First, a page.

Employers should use the U.S. Department of Labor’s narrowed standard for determining joint employer status under the Fair Labor Standards Act as a guidepost until federal courts weigh in on whether and to what extent they will defer to the new rule, say Alexander Passantino and Kevin Young at Seyfarth.
Commercial property insurance terms and conditions have softened in the last decade, but underwriters may consider adding important clauses into their contracts as the market shows signs of hardening, say Jason Reeves of Zelle and Helen Campbell of Argo Insurance Bermuda.
During the last 10 years, the need to embrace change was fundamental for law firms, and that change affected associates in many ways — most, but not all, for the better, says Brad Kaufman, co-president of Greenberg Traurig.
One year after a pivotal Illinois Supreme Court ruling broadened liability under the Biometric Information Privacy Act, companies in a wide variety of industries need to be vigilant of a rise in potentially financially ruinous class action filings, and there are several steps they can take to protect themselves from BIPA liability, say attorneys at Ropes & Gray.
This year, Indian Country faces a number of critical policy and legal issues that must be addressed to protect tribal sovereignty, with key developments to watch for in all three branches of government, say attorneys at Akin Gump.
In their new book "Democracy and Equality: The Enduring Constitutional Vision of the Warren Court," Geoffrey Stone and David Strauss provide valuable context for U.S. Supreme Court decisions under Chief Justice Earl Warren that have profoundly affected the country, but their overly protective attitude sometimes obscures reality, says Federal Circuit Judge Timothy Dyk.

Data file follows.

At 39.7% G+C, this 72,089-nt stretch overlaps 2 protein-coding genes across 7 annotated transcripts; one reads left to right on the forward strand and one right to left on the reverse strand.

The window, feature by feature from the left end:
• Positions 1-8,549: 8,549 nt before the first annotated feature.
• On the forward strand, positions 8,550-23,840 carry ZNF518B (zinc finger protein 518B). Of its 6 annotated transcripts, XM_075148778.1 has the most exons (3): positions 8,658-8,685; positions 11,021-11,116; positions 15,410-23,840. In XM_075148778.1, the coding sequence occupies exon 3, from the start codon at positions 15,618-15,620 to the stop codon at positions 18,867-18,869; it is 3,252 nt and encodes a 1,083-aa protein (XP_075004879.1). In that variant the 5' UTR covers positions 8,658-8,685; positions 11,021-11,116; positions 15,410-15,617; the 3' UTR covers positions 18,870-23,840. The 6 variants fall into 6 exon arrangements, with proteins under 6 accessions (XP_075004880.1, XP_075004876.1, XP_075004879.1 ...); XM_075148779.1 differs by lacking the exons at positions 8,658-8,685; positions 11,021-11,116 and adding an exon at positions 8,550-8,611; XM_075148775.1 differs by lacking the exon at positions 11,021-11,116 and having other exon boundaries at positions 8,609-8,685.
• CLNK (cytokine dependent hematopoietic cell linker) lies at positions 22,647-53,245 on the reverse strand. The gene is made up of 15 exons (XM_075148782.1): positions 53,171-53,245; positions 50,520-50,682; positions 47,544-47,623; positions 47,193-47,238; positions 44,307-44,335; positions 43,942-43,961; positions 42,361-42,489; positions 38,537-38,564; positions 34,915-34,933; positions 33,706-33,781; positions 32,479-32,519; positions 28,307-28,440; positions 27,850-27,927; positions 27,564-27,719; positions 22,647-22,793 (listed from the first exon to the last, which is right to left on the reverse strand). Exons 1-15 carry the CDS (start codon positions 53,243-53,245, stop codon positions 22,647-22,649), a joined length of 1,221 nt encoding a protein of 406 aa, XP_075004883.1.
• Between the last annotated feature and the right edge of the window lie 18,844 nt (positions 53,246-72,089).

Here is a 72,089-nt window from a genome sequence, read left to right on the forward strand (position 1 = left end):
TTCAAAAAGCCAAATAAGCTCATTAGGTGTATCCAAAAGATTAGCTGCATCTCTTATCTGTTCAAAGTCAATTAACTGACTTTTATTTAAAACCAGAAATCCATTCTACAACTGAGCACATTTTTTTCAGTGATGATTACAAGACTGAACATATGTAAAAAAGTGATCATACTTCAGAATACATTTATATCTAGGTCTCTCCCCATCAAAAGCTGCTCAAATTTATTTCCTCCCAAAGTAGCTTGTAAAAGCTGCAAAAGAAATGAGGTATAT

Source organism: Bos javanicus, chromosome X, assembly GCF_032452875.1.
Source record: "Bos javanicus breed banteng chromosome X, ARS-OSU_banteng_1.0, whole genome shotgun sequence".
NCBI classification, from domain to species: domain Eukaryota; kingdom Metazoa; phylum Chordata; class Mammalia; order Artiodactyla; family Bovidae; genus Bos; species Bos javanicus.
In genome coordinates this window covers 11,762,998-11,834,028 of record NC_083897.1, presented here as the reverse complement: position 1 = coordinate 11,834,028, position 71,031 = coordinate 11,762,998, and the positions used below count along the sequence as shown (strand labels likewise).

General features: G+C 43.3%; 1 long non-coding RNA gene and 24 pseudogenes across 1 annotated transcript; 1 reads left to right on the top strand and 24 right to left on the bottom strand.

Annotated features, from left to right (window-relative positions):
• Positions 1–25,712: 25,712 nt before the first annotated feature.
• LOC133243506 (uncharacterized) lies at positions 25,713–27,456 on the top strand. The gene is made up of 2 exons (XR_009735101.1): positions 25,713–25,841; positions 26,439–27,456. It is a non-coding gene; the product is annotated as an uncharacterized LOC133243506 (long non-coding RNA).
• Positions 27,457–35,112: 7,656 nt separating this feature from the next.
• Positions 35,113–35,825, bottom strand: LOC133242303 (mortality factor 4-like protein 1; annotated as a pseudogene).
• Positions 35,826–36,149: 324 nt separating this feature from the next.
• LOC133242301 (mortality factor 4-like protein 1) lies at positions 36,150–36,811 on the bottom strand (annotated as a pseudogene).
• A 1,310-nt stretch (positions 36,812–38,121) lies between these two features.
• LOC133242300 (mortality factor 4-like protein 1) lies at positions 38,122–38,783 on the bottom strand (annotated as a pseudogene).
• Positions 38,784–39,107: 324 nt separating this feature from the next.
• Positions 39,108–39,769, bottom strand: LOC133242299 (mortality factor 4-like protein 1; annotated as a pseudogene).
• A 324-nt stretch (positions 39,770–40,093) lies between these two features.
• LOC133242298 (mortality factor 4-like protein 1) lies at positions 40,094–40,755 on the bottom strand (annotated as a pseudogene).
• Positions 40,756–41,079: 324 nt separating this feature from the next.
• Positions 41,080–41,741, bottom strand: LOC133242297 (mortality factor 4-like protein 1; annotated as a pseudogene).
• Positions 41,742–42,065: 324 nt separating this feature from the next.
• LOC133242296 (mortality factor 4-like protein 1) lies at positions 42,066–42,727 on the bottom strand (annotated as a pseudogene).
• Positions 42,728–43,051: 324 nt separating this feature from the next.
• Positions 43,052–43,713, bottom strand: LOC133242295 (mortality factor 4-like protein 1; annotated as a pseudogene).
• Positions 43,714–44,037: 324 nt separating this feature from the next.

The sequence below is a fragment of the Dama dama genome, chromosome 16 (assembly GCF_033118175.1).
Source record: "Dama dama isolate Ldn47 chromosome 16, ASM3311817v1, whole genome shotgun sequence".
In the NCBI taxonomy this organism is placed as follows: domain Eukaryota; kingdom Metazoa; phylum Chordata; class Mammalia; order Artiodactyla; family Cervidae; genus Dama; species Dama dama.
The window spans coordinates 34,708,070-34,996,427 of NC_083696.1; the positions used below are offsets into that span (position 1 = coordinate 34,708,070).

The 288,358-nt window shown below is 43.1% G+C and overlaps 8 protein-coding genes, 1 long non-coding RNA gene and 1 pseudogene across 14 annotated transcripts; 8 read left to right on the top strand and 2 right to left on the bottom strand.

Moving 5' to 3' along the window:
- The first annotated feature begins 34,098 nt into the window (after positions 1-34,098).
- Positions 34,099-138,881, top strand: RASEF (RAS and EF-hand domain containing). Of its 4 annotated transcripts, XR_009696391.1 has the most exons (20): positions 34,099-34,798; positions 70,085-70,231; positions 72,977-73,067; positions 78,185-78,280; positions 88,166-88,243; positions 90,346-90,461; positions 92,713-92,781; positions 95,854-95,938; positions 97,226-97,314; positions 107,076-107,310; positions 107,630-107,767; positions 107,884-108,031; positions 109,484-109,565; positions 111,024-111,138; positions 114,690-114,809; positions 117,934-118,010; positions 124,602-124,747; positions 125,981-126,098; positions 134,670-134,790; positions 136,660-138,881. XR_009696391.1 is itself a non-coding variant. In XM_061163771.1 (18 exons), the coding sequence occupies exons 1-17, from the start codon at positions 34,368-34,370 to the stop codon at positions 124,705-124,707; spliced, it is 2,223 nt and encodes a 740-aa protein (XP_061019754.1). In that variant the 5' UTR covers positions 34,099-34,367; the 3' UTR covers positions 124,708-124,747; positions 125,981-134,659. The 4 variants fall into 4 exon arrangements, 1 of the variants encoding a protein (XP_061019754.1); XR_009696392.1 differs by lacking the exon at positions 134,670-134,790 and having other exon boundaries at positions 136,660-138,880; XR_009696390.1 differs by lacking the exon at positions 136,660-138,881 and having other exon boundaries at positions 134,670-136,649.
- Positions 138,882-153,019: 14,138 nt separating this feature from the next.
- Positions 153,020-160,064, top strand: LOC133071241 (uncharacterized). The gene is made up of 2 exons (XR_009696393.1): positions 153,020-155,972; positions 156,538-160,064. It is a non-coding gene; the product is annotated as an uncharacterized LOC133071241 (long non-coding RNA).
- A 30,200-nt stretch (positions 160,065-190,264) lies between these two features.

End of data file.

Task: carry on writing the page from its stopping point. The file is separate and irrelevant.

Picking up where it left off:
While the Texas Supreme Court's recent decision not to disqualify Kelly Hart & Hallman's representation of owners of the Billy Bob's Texas rodeo in a dispute over control of the business is noteworthy, its clarification on firms' conflicts of interest in derivative cases is the more important point, says former Texas Court of Appeals Justice Douglas Lang, of Dorsey & Whitney.
For outside firms wondering how to best support busy in-house lawyers, several practices can help navigate critical legal issues and novel business challenges while strengthening the working relationship, says Virginia Hudson, associate general counsel at Capital One.
In the 50 years since the Racketeer Influenced and Corrupt Organizations Act was passed, courts' attempts to clarify the statute have had some success, but many interpretive dilemmas remain unresolved, says Randy Gordon of Barnes & Thornburg.
In the first of two articles discussing last year’s most significant Family and Medical Leave Act and Americans with Disabilities Act decisions, Linda Dwoskin and Melissa Squire at Dechert review coverage for potential future disabilities, what constitutes sufficient notice of the need for leave, and working from home as a reasonable accommodation.
Because the American Bar Association's new rule on diversity continues to use the Model Rules of Professional Conduct as a cultural bludgeon, states should create independent codes limited to constitutionally valid purposes of attorney regulation, says Bradley Abramson of Alliance Defending Freedom.
As we approach the first anniversary of the American Bar Association's adoption of guidelines for the appointment and use of special masters in civil litigation, retired U.S. District Judge Shira Scheindlin, now at Stroock, explains how special masters can help parties and courts with faster decision-making and subject matter expertise.